The Plant Native

Stokes Aster


This is one of those flowers that makes you want to learn how to draw or watercolor. In the fall, Stokes Aster fills its short greenery with purple pinwheel flowers. The flowers look like they’re cut out of tissue paper and glued together using tweezers. You may need to shoo the pollinators away to get a good picture—these native flowers are bee magnets. Stokes Aster are super easy to grow and are even sometimes found at big-box nurseries. Scroll on for more pictures and planting tips.

Full Sun – Part Shade
12-24″ tall
Flowers from spring-fall
Stokesia laevis
Stokes Asters flowers' are sculptural marvels up close

Dig Deeper

Explore the history, types, and where to plant native Stokes Aster

Table of Contents

You might be wondering…

Who is Stokes? Why is this plant named Stokes Aster?

Stokes' four-volume "A Botanical Materia Medica" gives exhaustive lists of plants and their uses.

Jonathan Stokes was a doctor active in the late 1700s-1800s in England. He is known for his pioneering research using plants for medicinal reasons (he was celebrated for finding ways Foxglove could help with heart ailments.) 

As you can imagine, Stokes was a well-respected member of both the medical and botany communities in Europe. This was during the time that botanists were giving plants Latin names and organizing them into taxonomies, often picking names of the luminaries around them. This plant’s Latin name—Stokesia—was bestowed in honor of Dr. Stokes’ work.

Over the years, the Latin name and the story behind it became the common name Stokes Aster. However, Dr. Stokes never set foot in North America, where this plant is native.

There are sadly lots of North American native plants named after long-dead, never-been-across-the-Atlantic Europeans. Some other examples include Rudbeckia (common name: Black-Eyed Susans) and magnolias.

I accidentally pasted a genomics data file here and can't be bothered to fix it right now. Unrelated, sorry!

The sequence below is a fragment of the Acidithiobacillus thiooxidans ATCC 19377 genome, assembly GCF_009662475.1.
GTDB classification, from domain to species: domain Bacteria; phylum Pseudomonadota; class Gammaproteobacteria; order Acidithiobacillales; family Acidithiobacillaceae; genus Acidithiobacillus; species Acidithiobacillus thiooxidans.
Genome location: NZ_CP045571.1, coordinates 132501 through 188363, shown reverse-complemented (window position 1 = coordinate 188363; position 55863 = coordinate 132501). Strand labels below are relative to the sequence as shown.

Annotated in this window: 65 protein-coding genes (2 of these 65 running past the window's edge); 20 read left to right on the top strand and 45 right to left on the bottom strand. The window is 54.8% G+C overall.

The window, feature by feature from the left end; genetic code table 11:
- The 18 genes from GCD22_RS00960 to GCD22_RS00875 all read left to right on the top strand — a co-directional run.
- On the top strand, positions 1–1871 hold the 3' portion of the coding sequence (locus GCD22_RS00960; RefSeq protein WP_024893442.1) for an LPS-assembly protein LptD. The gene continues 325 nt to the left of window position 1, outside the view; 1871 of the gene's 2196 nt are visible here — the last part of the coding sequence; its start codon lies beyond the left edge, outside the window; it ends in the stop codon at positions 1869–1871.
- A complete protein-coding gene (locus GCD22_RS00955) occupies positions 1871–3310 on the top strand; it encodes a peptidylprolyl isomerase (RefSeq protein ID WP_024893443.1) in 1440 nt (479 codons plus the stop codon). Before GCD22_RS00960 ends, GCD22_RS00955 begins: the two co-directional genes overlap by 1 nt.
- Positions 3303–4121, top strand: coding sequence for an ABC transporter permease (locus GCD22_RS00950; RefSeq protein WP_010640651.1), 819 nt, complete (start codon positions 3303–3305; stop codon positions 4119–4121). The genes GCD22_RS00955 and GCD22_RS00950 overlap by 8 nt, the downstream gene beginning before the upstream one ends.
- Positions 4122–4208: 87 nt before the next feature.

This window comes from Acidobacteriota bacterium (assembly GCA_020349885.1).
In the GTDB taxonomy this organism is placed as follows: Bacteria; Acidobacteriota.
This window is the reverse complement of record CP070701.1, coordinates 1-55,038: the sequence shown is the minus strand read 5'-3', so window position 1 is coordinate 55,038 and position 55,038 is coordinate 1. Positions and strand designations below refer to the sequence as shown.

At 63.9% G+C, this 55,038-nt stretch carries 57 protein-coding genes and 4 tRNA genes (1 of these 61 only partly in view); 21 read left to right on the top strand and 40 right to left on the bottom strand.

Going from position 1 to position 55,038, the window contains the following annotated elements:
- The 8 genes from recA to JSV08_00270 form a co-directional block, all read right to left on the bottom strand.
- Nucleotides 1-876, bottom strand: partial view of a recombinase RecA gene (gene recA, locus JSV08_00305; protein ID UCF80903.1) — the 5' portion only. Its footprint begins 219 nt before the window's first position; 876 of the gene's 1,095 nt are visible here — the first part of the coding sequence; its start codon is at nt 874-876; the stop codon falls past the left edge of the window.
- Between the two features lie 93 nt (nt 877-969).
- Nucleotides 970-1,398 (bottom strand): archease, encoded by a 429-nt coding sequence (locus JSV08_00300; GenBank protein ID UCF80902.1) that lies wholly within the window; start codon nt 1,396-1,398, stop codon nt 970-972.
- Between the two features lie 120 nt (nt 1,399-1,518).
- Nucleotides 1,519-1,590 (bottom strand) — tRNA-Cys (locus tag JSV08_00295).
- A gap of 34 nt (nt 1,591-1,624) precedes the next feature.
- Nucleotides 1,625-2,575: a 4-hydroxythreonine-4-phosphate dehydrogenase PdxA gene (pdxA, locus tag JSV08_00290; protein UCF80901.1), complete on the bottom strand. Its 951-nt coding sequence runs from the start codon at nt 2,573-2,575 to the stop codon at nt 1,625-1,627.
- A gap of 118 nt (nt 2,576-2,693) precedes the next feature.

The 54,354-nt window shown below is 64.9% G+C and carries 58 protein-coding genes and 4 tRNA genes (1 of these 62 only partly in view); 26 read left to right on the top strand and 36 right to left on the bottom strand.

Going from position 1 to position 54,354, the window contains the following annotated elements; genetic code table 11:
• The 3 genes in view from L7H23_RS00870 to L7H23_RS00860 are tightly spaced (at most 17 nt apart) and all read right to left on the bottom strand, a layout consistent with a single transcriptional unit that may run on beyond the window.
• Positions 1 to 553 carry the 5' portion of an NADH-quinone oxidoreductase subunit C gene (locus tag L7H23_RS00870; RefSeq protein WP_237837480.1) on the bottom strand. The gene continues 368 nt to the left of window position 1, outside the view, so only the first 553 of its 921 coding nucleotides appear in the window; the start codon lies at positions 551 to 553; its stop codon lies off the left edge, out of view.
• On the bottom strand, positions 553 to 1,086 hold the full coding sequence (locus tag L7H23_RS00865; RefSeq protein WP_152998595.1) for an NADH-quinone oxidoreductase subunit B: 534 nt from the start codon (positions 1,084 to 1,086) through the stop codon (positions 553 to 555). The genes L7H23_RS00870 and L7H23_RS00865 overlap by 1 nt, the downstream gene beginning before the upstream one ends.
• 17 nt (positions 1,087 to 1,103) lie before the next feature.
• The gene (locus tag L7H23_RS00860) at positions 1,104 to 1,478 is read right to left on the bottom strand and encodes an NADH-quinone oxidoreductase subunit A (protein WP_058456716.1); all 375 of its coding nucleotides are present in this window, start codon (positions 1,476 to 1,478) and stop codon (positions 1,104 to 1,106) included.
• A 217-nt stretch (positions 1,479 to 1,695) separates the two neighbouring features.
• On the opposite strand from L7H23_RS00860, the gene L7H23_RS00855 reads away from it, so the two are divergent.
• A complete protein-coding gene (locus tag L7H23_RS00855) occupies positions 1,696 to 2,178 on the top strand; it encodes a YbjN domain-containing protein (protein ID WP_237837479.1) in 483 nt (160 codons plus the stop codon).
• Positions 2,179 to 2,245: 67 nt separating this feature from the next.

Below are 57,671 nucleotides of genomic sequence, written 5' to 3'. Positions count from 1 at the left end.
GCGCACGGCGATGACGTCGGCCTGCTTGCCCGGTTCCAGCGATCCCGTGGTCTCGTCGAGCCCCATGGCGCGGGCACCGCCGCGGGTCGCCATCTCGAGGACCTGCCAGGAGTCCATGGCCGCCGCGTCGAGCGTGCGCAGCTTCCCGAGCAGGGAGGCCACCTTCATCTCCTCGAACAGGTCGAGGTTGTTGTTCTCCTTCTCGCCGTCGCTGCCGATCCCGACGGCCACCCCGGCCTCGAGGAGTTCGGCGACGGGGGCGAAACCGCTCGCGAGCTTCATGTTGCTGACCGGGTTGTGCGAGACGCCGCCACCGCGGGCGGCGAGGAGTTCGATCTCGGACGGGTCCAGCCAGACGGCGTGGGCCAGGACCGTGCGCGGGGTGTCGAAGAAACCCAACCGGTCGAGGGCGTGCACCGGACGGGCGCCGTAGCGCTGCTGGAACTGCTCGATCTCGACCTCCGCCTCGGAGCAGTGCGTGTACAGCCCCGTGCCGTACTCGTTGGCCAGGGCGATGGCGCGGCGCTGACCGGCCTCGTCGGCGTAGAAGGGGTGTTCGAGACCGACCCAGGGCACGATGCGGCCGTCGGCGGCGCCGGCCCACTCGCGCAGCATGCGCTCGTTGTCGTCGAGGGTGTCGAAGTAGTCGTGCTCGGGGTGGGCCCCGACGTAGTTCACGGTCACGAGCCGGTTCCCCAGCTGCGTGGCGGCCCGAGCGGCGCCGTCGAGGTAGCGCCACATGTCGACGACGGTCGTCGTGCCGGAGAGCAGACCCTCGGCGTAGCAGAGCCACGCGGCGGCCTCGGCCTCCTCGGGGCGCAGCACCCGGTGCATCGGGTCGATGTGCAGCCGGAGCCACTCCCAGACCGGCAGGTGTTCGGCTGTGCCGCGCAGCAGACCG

What are the benefits of growing Stokes Aster?

There are so many benefits to having Stokes Aster in your landscape, including:

  • Super low maintenance: Stokes Aster needs minimal care to thrive
  • Comes back year after year: this is a perennial, or a plant that comes back year after year from the same roots. So plant once and enjoy for years!
  • Pollinator magnet: it’s hard to see a Stokes Aster in bloom and not see it covered in bees and butterflies. Its wide and bright flowers are perfect landing pads for iconic creatures to hang out on.
  • Drought-tolerant: after Stokes Aster is established (it normally takes the first year), this plant can handle the heat of the South
  • Gorgeous flowers. Beauty matters! A gorgeous landscape with native flowers lifts spirits. Plant a patch of Stokes Aster and see for yourself.
  • EVERGREEN in the South! Leaves stay on and green in warmer climates.
You can see the white specks of pollen covering this pollinator as it hangs out on a Stokes Aster bloom

How do you grow Stokes Aster?

Stokes Aster is one of the most easy native plants to grow. It likes:

  • Full sun to part shade. This wide range of sun means as long as it’s not in full shade, you’re good to plant.
Stokes Aster native range is where its hot and humid. Map from the USDA

Where is Stokes Aster native?

Stokes Aster is native to the Southeastern United States. Due to climate change, this native flower now thrives in the Mid-Atlantic region, too.

Oklahoma State Gardener Extension has a quick overview of how to use it in landscaping along with some cultivar options:

What are good pairings for Stokes Aster?

Pair with other acid-loving friends

As mentioned earlier, Stokes Aster likes acidic soil. There are lots of other native plants that also enjoy this type of environment—including edible native plants like Highbush Blueberries!

Plant with natives that bloom at different times

Pair Stokes Aster with other flowers that bloom at different times, so that pollinators always have something to snack on (and you’ll always have something to look at!) Good pairings include:

Native flowers for the spring


Bee Balm


False Blue Indigo


Highbush Blueberry


Red Columbine

Native flowers for the summer

And now you know how to plant Stokes Aster! It’s an easy plant to grow and love, thanks to its low maintenance (or no maintenance, after it’s established). Because it’s a perennial, you can plant it once and enjoy it year after year. It spreads by seed, so it can easily fill a space throughout a few seasons, too. Enjoy the pollinators tumbling into Stokes Aster’s blooms in the fall and feel good knowing you’re giving migrating butterflies (like Monarchs!) food as they make the journey down south. Stokes Aster is a no-brainer to add to your southern or Mid-Atlantic garden. Happy planting!

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